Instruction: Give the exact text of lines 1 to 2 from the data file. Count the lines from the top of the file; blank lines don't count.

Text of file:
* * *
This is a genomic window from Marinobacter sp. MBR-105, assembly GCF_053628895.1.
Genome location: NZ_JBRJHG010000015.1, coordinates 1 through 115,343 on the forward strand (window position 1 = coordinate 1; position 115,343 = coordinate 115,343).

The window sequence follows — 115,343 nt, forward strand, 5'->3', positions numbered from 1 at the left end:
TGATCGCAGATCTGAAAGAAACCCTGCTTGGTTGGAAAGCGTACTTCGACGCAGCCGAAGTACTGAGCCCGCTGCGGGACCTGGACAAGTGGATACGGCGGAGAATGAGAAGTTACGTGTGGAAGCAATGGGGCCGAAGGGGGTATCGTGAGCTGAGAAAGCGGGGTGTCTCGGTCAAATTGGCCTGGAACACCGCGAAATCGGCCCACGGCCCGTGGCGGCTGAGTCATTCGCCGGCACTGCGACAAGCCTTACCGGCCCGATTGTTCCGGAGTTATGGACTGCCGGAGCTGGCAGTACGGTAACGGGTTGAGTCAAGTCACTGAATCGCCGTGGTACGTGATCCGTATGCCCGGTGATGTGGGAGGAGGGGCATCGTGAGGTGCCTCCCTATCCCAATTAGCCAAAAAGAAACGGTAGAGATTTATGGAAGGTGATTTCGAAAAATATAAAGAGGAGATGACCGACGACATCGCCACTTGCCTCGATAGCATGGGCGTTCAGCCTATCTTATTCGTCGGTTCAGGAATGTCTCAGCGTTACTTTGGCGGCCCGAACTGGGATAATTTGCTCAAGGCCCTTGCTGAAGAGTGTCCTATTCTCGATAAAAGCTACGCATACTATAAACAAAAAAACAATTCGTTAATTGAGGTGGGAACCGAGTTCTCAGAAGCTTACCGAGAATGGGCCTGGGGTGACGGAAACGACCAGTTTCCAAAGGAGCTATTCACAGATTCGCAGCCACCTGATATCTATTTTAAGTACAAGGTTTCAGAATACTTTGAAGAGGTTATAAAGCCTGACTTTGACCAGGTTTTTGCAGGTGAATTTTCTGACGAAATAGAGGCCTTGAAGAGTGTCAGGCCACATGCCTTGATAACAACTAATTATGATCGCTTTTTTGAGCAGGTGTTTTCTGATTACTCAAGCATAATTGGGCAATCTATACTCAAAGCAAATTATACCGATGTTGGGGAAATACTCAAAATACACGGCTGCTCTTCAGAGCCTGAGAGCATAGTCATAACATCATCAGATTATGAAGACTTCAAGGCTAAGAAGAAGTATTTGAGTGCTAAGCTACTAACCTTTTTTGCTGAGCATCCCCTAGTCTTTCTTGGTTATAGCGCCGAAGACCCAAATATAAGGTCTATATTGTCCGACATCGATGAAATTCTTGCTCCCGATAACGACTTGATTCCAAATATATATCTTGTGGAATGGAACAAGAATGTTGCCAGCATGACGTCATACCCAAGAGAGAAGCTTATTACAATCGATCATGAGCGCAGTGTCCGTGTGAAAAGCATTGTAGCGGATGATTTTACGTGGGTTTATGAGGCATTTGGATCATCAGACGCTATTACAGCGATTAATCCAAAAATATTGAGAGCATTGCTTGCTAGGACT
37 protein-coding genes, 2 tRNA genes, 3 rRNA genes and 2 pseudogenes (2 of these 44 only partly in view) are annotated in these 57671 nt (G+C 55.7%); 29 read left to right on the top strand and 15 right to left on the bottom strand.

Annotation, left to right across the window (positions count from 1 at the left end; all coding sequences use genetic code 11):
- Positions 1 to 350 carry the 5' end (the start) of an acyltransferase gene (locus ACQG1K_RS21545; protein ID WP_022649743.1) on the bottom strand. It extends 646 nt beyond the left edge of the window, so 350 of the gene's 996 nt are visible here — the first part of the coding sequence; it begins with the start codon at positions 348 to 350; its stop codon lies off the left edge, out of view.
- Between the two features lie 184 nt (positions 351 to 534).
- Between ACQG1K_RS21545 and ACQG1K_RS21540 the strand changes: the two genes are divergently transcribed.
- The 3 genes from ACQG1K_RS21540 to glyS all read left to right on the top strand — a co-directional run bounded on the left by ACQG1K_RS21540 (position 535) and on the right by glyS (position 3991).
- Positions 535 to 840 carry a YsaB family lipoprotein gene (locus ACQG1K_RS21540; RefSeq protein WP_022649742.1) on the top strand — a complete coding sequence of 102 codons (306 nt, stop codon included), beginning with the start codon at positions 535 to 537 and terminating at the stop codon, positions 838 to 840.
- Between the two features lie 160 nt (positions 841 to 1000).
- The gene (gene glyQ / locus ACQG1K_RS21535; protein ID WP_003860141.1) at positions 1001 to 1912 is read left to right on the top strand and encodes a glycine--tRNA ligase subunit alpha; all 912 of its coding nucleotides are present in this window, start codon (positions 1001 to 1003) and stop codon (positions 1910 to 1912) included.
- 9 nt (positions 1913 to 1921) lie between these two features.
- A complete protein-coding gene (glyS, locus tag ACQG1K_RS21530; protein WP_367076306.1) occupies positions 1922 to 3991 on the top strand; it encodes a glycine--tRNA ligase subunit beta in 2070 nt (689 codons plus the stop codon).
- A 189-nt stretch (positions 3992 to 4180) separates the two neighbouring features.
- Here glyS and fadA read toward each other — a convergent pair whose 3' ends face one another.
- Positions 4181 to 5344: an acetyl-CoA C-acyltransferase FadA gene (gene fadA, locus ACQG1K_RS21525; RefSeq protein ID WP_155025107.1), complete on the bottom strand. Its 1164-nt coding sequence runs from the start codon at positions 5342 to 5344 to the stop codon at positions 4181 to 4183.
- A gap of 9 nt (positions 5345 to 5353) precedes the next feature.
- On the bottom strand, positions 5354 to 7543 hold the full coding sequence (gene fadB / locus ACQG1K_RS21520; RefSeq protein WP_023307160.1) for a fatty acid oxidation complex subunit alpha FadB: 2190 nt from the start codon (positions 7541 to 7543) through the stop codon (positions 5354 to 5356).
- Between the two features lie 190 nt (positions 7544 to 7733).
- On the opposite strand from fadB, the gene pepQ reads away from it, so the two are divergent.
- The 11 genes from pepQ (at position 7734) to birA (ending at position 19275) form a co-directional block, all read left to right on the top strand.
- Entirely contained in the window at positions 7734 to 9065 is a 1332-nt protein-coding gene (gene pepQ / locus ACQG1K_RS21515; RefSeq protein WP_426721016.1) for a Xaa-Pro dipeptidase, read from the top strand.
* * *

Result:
This is a genomic window from Marinobacter sp. MBR-105, assembly GCF_053628895.1.
Genome location: NZ_JBRJHG010000015.1, coordinates 1 through 115,343 on the forward strand (window position 1 = coordinate 1; position 115,343 = coordinate 115,343).